How to Choose a Therapist
By Catherine Ambrose, LCSW
So you have decided you need to talk to someone, but now what? How to choose?
First, it is helpful to understand the basic types of mental health professionals. Mental health professionals include individuals with a wide range of training and expertise. Psychiatrists (MD or DO) and psychiatric nurse practitioners have medical training and can prescribe medication. Some, though there are fewer and fewer of these, also have training as psychotherapists. Psychologists have doctoral degrees (Ph.D. or Psy.D) and extensive academic training. In addition to psychotherapy, many can provide testing and evaluation services. There are many professionals with master’s degrees, including clinical social workers (LCSW) and professional counselors (LPC), who provide psychotherapy. All of these professionals have academic degrees and should also be licensed by the state in which they practice, a process that requires additional clinical supervision and training. Each professional is bound by the ethics of their professional organization and licensing boards.
In addition to these fundamental requirements, many or most psychotherapists have training or expertise in areas of particular interest to them, such as addictions, eating disorders, or couples therapy. A degree and license are only the initial steps—good psychotherapists are committed to learning as a career -long process. As a client, you want a therapist who is intellectually curious and interested in learning, in part because you want a well-trained therapist, but also because you want someone who is going to be curious and interested in learning more about YOU.
Most professional websites and insurance companies verify that the professionals they list have the necessary credentials to practice and that they are in good standing with their licensing board. Most websites also list areas of expertise and training.
Do a Little Bit of Research
Your relationship with your therapist is going to be an important one. Don’t just choose randomly from the list of people provided by your insurance company. Check out the professionals listed on their own website or on other professional listings. See what they have to say about themselves and the way they work. If they have articles or blog posts, read a few. If you feel comfortable, ask your friends and family or another trusted professional such as your family physician. Word of mouth can provide some of the best referrals, but also keep in mind that you might not want to have the same therapist as your sister or your best friend—although you might be very happy with a referral that trusted therapist could provide.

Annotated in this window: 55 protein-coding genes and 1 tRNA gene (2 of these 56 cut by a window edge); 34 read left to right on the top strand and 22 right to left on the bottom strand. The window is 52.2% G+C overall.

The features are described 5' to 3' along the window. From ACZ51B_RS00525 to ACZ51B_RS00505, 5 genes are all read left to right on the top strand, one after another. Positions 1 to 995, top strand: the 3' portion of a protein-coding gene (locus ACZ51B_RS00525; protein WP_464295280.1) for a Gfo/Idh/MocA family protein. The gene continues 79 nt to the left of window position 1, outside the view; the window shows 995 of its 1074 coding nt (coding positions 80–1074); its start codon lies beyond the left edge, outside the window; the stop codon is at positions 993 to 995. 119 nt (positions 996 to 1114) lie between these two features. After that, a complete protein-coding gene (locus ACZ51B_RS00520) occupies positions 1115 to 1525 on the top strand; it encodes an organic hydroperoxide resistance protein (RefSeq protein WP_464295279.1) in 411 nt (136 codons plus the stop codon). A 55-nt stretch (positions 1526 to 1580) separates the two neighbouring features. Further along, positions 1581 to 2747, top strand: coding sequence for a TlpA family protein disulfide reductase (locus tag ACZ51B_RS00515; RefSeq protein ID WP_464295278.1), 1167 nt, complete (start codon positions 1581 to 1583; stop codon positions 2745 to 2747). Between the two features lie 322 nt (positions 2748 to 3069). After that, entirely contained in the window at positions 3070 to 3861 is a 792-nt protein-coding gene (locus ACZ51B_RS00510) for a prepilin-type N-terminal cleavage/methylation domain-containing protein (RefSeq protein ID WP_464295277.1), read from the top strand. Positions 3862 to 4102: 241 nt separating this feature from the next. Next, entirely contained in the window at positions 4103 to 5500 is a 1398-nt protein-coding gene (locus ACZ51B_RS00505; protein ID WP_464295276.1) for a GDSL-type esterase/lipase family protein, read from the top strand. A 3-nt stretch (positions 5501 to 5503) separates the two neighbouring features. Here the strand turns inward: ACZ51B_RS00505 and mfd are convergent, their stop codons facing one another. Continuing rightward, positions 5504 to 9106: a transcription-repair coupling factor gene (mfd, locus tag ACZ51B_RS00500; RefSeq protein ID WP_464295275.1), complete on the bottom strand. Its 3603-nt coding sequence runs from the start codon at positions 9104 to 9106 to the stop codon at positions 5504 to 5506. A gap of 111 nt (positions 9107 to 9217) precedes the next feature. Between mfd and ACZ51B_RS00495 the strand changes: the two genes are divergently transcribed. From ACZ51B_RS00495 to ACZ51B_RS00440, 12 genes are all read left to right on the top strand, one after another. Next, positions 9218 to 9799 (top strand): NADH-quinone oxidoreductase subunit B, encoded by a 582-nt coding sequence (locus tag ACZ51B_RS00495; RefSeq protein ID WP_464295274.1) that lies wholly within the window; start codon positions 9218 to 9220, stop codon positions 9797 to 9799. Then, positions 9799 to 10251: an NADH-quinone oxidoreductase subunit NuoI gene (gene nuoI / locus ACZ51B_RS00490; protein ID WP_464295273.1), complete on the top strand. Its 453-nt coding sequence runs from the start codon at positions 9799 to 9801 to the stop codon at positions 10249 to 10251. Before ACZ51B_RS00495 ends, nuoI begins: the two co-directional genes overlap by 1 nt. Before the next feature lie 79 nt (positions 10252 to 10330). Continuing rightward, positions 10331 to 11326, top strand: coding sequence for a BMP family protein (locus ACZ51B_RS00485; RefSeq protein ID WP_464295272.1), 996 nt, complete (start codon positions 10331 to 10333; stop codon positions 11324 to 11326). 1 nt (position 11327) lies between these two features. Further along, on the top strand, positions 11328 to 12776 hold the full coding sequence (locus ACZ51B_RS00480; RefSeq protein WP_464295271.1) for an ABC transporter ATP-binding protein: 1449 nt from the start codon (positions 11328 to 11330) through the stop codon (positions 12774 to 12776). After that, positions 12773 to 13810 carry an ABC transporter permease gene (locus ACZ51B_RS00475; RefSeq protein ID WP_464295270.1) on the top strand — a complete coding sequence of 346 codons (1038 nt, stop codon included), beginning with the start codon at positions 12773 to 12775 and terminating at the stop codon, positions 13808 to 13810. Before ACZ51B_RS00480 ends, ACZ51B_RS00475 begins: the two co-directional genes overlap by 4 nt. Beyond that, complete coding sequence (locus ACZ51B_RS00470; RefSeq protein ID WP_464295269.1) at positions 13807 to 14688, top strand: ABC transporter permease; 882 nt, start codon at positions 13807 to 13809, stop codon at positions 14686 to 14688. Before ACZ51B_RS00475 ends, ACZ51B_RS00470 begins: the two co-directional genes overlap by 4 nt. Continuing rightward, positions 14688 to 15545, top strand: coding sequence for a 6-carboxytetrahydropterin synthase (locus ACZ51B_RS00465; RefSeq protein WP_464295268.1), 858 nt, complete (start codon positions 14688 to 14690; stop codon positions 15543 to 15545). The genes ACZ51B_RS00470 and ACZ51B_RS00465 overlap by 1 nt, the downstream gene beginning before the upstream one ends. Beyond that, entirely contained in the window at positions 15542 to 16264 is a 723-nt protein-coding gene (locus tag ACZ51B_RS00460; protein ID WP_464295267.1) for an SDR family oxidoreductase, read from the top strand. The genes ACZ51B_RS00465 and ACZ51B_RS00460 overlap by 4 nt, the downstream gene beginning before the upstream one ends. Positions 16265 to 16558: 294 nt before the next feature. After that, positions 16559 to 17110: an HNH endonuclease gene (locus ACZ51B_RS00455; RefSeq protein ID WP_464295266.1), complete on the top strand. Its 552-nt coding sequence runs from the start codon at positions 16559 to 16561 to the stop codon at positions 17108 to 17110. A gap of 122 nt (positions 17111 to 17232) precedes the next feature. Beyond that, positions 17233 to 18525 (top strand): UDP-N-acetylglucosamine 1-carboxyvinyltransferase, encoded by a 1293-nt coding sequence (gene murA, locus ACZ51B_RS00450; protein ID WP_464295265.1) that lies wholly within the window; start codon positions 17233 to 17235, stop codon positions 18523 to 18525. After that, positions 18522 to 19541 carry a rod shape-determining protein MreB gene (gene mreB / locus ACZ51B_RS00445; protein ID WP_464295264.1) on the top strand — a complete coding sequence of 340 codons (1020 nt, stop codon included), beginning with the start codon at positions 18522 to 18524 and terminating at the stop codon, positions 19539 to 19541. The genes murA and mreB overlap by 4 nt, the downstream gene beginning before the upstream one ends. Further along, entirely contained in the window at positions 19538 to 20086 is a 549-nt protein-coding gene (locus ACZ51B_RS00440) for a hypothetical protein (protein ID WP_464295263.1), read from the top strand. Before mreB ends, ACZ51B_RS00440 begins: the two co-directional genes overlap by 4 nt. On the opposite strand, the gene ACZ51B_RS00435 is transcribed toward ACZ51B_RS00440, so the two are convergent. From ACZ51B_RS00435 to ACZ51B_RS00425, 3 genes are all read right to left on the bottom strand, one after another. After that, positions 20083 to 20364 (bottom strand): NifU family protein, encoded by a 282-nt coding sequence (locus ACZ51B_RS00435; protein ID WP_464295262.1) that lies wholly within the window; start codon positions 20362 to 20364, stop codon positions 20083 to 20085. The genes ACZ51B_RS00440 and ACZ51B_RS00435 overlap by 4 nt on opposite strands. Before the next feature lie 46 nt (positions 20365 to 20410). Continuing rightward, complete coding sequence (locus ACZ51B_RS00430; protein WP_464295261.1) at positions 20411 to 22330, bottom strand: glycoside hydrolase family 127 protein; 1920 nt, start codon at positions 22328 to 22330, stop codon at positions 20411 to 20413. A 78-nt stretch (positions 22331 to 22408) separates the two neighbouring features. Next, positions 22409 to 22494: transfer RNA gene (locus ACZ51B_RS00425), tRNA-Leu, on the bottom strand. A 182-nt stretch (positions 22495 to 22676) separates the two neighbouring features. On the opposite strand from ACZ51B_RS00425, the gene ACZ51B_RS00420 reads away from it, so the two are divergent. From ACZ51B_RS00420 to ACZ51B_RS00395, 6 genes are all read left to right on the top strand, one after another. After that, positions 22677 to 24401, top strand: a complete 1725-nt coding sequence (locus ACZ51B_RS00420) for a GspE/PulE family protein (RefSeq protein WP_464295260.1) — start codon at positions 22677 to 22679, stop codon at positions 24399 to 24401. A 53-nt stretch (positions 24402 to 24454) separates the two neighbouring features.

It is not necessary that a therapist have themselves the kind of experience you are looking for help with. Sometimes therapists are very open to sharing that they have struggled with an addiction or some other issue; many therapists feel that although their own experiences or struggles might inform their work, it is not necessary or even desirable to share these issues with their clients. What is important is that your therapist has good training, emotional and intellectual maturity, compassion, and a capacity to listen carefully and well.
A Word about Boundaries
One of the most important parts of what a therapist provides to you, their client, is their focused professional attention. This attention is very different from that of a friend or family member because it is by its nature focused on the needs of the client, not the therapist. If your therapist is spending a lot of time talking about him or herself, or is taking phone calls or texts in your session, you are not getting focused attention. Although no one is perfect, it is important that in general sessions start and end on time (usually a therapy session is approximately 45-50 minutes). Sessions should happen in an office, not at Starbucks. Boundaries around phone calls and texts and emails between sessions should be discussed with the therapist. Therapists may not have social, business, or sexual relationships with clients. These boundaries are a protection for you, a way of assuring that your relationship with your therapist remains focused on your needs as a client.
Trust Your Gut
Your decision doesn’t end when you schedule an appointment. Usually it takes 1-3 sessions to get a sense of whether a therapist is a “good match” for you. All of us who are therapists know that we don’t, and can’t, work well with everyone. I tend to form better relationships with adults that young teens, for example, but other therapists in my practice are great with teens but feel uncomfortable treating couples. Some clients might be more comfortable with a therapist who is more challenging or directive, others prefer a more gentle and compassionate approach. A good therapist will understand that it is a priority for you to feel safe and comfortable with the person you are sharing your thoughts and feelings with. On the other hand, it is common initially to feel a little reluctance to return after the first session or two. As a client, you might worry about the therapist judging you or your family, or worry about burdening a likeable person with your troubles. Those are the kind of concerns that are good to bring back to a session to talk about and work through.
Research shows abundantly and over and over again that whatever approach a therapist uses, or whatever specialized training they might have, what ends up being the most important factor in healing is the quality of the relationship between therapist and client. All the more reason to choose carefully and well!